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# Elementary differential equations 7th edition - Boyce W.E

Boyce W.E Elementary differential equations 7th edition - Wiley publishing , 2001. - 1310 p.
ISBN 0-471-31999-6
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EXAMPLE
3
FIGURE 4.2.2 A plot of the solution (16). FIGURE 4.2.3 Plots of the solutions (16)
(light curve) and (17) (heavy curve).
Repeated Roots. If the roots of the characteristic equation are not distinct, that is, if some of the roots are repeated, then the solution (5) is clearly not the general solution of Eq. (1). Recall that if rl is a repeated root for the second order linear equation a0y" + axy + a2y = 0, then the two linearly independent solutions are er1t and ter1t. For an equation of order n, if a root of Z(r) = 0, say r = rx, has multiplicity s (where s < n), then
er1t, ter1t, t2er1t, ts-1eV (18)
are corresponding solutions of Eq. (1).
If a complex root X + iii is repeated s times, the complex conjugate X  iii is
also repeated s times. Corresponding to these 2s complex-valued solutions, we can
find 2s real-valued solutions by noting that the real and imaginary parts of e(X+1 i)t, te(X+ii)t,..., tsle(X+Ii)t are also linearly independent solutions:
eXt cos fit, eXt sin fit, teXt cos fit, teXt sin fit,
ts1eXt cos fit, tsleXt sin fit.
Hence the general solution of Eq. (1) can always be expressed as a linear combination of n real-valued solutions. Consider the following example.
Find the general solution of
yv + 2 y + y = 0. (19)
The characteristic equation is
r4 + 2r2 + 1 = (r2 + 1)(r2 + 1) = 0.
The roots are r = i, i, i, i, and the general solution of Eq. (19) is
y = Cj cos t + c2 sin t + c3tcos t + c4tsin t.
4.2 Homogeneous Equations with Constant Coefficients
219
EXAMPLE
4
PROBLEMS
In determining the roots of the characteristic equation it may be necessary to compute the cube roots, or fourth roots, or even higher roots of a (possibly complex) number. This can usually be done most conveniently by using Eulers formula eit = cos t + i sin t and the algebraic laws given in Section 3.4. This is illustrated in the following example.
Find the general solution of
yv + y = 0. (20)
The characteristic equation is
r4 + 1 = 0.
To solve the equation we must compute the fourth roots of  1. Now  1, thought of as a complex number, is 1 + 0i. It has magnitude 1 and polar angle n. Thus
 1 = cos n + i sin n = e1 n.
Moreover, the angle is determined only up to a multiple of 2n. Thus
 1 = cos(n + 2mn) + i sin(n + 2mn) = e1 (n+2mn),
where m is zero or any positive or negative integer. Thus
(1).,4 = ^4+m.m = cos (n ^ ) + i sin (n + =).
The four fourth roots of  1 are obtained by setting m = 0, 1, 2, and 3; they are 1 + i  1 + i  1  i 1  i
V2  V2  V2  V2 
It is easy to verify that for any other value of m we obtain one of these four roots. For example, corresponding to m = 4, we obtain (1 + i)/\f2. The general solution of Eq. (20) is
sin y)- (21)
y = et/s^ [ c, cos + o, sin 
' 1 V2 2 V2
In conclusion, we note that the problem of finding all the roots of a polynomial equation may not be entirely straightforward, even with computer assistance. For instance, it may be difficult to determine whether two roots are equal, or merely very close together. Recall that the form of the general solution is different in these two cases.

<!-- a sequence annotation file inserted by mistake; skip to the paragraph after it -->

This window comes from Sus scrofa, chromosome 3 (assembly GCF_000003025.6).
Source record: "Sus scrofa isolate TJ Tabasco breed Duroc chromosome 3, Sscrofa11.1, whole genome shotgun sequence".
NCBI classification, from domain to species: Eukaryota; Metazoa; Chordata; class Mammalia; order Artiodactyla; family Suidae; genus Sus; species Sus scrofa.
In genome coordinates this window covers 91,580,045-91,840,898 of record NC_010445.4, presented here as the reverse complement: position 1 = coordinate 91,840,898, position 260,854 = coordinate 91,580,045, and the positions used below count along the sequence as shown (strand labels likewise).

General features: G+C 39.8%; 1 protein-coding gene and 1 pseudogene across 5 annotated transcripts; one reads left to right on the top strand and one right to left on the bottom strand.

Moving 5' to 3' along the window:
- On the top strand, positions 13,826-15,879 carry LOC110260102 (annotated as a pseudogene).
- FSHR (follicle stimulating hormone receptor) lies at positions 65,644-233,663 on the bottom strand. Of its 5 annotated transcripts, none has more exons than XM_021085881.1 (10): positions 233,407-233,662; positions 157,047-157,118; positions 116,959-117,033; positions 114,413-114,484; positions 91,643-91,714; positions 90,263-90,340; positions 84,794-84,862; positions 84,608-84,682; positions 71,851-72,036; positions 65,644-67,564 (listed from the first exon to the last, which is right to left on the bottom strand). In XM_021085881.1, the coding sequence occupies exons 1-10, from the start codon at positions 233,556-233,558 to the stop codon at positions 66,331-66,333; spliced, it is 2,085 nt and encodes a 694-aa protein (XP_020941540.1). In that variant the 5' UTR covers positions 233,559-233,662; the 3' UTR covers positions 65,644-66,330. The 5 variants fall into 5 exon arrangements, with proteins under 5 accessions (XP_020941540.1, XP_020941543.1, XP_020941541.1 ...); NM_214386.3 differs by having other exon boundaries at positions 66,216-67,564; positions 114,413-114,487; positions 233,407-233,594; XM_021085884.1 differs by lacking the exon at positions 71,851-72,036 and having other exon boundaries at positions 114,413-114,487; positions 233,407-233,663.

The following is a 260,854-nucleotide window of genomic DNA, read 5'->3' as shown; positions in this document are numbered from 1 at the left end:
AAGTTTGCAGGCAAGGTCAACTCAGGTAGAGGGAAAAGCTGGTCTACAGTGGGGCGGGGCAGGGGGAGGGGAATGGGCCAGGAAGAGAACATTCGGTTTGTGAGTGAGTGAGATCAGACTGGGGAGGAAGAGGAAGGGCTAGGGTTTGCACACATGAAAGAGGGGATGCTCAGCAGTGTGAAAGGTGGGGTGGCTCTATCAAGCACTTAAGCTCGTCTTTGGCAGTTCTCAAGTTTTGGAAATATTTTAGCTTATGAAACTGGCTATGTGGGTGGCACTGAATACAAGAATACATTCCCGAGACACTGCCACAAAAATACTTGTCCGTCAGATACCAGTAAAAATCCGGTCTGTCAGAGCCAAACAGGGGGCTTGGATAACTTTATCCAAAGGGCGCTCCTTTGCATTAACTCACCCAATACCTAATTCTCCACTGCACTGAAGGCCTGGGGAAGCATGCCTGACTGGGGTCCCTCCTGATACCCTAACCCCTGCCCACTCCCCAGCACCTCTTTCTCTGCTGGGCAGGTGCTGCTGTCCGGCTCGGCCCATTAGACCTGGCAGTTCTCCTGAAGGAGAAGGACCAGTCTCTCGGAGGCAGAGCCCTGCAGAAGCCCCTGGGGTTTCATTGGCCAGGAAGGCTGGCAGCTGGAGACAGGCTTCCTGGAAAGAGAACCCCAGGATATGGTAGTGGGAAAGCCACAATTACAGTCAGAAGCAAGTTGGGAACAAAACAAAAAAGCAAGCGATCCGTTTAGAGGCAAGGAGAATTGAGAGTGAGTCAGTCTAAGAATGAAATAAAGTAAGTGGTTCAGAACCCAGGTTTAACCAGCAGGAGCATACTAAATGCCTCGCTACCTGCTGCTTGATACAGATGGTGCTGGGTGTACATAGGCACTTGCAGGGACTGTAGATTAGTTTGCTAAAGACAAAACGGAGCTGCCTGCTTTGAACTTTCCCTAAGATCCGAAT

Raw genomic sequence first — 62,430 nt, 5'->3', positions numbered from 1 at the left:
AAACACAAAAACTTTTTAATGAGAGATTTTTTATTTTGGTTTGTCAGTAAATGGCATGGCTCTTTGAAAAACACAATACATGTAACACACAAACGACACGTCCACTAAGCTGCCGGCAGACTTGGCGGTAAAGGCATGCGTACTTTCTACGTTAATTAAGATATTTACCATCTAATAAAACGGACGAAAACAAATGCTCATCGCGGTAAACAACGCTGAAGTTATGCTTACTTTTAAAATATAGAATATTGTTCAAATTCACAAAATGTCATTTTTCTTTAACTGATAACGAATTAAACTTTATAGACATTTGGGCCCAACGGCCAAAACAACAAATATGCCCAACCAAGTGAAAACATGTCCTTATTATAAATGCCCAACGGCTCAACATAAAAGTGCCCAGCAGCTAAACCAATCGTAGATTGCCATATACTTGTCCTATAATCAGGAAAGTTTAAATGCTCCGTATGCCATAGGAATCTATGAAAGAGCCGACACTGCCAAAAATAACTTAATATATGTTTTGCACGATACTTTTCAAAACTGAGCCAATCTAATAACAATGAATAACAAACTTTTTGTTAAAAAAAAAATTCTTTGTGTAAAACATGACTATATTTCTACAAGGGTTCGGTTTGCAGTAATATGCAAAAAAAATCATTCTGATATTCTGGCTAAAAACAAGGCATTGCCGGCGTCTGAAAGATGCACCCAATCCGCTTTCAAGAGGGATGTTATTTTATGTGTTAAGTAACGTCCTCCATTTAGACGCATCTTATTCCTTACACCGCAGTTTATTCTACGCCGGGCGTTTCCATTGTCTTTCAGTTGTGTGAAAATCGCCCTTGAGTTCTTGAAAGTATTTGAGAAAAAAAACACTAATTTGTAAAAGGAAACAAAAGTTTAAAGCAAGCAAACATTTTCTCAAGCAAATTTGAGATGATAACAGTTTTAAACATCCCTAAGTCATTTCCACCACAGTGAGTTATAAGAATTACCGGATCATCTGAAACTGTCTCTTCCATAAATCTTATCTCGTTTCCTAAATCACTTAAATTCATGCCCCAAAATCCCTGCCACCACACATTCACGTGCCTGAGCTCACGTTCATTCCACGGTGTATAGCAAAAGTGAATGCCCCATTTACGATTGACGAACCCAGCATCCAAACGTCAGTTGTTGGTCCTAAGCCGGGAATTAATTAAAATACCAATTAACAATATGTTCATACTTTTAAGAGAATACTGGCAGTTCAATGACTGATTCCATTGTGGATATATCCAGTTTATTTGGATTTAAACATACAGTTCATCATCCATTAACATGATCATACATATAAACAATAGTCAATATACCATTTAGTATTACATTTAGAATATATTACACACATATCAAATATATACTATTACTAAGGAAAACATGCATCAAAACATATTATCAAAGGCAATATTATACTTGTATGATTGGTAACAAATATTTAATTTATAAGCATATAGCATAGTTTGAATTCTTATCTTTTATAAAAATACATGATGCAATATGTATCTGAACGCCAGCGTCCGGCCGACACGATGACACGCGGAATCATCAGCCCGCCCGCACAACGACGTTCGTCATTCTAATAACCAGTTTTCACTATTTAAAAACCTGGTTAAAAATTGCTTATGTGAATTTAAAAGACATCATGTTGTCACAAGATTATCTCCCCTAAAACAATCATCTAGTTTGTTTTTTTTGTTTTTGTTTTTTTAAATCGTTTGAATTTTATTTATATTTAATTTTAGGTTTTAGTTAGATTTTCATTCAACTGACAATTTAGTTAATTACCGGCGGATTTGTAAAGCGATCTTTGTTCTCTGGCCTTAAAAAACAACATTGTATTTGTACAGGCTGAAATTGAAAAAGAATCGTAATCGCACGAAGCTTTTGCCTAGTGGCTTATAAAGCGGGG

If the constants a0, a17, an in Eq. (1) are complex numbers, the solution of Eq. (1) is still of the form (4). In this case, however, the roots of the characteristic equation are, in general, complex numbers, and it is no longer true that the complex conjugate of a root is also a root. The corresponding solutions are complex-valued.
In each of Problems 1 through 6 express the given complex number in the form R(cos 9 +
i sin 9) = Ref9.
1. 1 + i 2. -1 + \/3i 3. -3
4. -i 5. V3 - i 6. -1 - i
220
Chapter 4. Higher Order Linear Equations
In each of Problems 7 through 10 follow the procedure illustrated in Example 4 to determine the indicated roots of the given complex number.
7. 11/3 8. (1 - i)1/2
9. 11/4 10. [2 (cos n/3 + i sin n/3)]1/2
In each of Problems 11 through 28 find the general solution of the given differential equation.
11. /'- -/- / + y = 0 12. /"  3y" o II A 1 TA m +
13. 2 /' - 4/ - 2/ + 4y =0 14. yv  4 / ' + 4y" = 0
15. yvi + y = 0 16. yv  5 y' + 4 y = 0
17. yvi - -3/ + 3/  y = 0 18. yVI  / = =0
19. yv - 3 yv + 3 y"  3/ + 2/ = 0 20. yv  8 y =0
21. yvm - + 8 yv + 16 y = 0 22. yv + 2 / + y = 0
23. /'- -5/ + 3/ + y = 0 24. y" + 5y" + 6 y + 2y = 0
25. 18/ ' + 21 / + 14/ + 4y = 0 ? 26. f  7 yh ' + 6/ + 30 y  36 y = 0
27. 12/ '+ 31/'+ 75/ + 37/+ 5y = 0 ? 28. yv + 6 y"' ' + 17/ + 22 y + 14y = 0
In each of Problems 29 through 36 find the solution of the given initial value problem and plot
its graph. How does the solution behave as t ^ to?
? 29. /' + / = 0; y(0) = 0, y(0) = 1, /(0) = 2
? 30. yv + y = 0; y(0) = 0, /(0) = 0, /(0) = -1, /'(0) = 0
? 31. yv - 4/" + 4/ = 0; y(1) = -1, /(1) = 2, /(1) = 0, /"(1) = 0
? 32. /"- / + /- y = 0; y(0) = 2, /(0) = -1, /(0) = -2
? 33. 2/ - /' - 9/ + 4/ + 4y = 0; y(0) = -2, /(0) = 0, /(0) = -2,
y"(0) = 0
? 34. 4y" + y + 5y = 0; y(0) = 2, /(0) = 1, /'(0) = -1
? 35. 6y" + 5/ + / = 0; y(0) = -2, /(0) = 2, /(0) = 0
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